“There's almost no point to be in New York or Los Angeles right now, you know?” says Christopher Mansfield. He’s the singer, songwriter and figurehead of the hugely-hyped Fences, who have drawn favourable Bon Iver comparisons for some time, and were once produced by Sara Quin of Tegan and Sara. Headliner converses with Mansfield as he gears up for the UK re-release of his latest album, Failure Sculptures.
I kick off our conversation about whether US-based musicians still have to live in either New York, Los Angeles or Nashville in order to ‘make it.’ It’s worth listening to Mansfield, as he’s lived in all these places.
“And there were times that it was really helpful, particularly in Nashville, with so many studios and musicians. Music was almost the first language there; almost everybody you met was a great songwriter, and it’s similar in L.A and in New York. But now, all the stand-up comedians are doing podcasts, people are doing YouTube channels, and musicians are just recording remotely at home.
“So it seems to me we're breaking away from the idea of needing to be in certain cities, and who knows if a lot of these cities will ever fully recover from the pandemic? If we go fully back to normal and have felt a little bit of success in this, I don't know if someone's gonna want to move from their place in Montana back to L.A if they're already making music at home, have a podcast and are selling merch. I think that this is showing people there's a lot of holes in Hollywood and the music business. It shows we do have the power to do what we want to do.”
Mansfield was born in Massachusetts, and perhaps not immediately evidenced by his folky tunes today, attended the highly prestigious Berklee College of Music in Boston.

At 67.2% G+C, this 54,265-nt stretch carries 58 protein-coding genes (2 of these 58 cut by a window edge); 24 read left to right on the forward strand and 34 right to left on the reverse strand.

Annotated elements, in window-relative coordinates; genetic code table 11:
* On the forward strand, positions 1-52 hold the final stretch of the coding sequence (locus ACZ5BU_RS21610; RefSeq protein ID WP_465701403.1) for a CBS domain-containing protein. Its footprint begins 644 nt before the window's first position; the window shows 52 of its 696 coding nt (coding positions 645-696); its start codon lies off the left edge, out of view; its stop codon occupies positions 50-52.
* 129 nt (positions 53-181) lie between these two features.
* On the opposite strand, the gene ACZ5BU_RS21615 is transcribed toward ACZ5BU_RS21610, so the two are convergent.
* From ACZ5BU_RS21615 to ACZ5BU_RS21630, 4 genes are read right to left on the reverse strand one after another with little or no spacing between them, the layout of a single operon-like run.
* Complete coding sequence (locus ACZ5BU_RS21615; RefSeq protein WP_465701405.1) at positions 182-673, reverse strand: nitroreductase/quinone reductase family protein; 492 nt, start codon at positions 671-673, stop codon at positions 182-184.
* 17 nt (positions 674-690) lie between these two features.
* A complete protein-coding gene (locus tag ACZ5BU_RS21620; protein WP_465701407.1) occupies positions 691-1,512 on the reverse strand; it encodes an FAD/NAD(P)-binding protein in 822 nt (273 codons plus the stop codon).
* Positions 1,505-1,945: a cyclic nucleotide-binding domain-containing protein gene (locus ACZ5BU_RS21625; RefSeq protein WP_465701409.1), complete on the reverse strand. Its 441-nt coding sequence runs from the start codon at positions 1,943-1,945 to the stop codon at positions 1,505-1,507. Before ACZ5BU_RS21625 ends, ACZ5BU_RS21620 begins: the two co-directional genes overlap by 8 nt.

“I think it would be more something that other musicians could probably hear,” he says. “It's not obvious because I'm not playing jazz fusion or prog-rock. The music doesn't necessarily sound complicated, but there are a lot of little melodic movements. There's some slick stuff in there that I think another musician might say, ‘oh, maybe you do have a bit of knowledge of music theory’.”
Mansfield’s musical journey began all the way back when artists were still being discovered on Myspace. And it just so happened that his music was heard by Sara Quin from Tegan and Sara in 2009. I let Mansfield know that I’m thanking goodness itself that he still had his Myspace music profile up at this point, for it to be discovered.
Not that Mansfield had any such expectations, as for him Myspace was the only place to host music that he was aware of.
“I don't recall that I had any sense of trying to get famous. I mostly just put it up so I could have a place to show my friends. Before that I was burning CDs and writing on them with a Sharpie and handing them out to my friends. So it was really revolutionary to me to be able to upload music and my photos and not need someone to do that for me. When Sara hit me up, I honestly thought it was a prank!”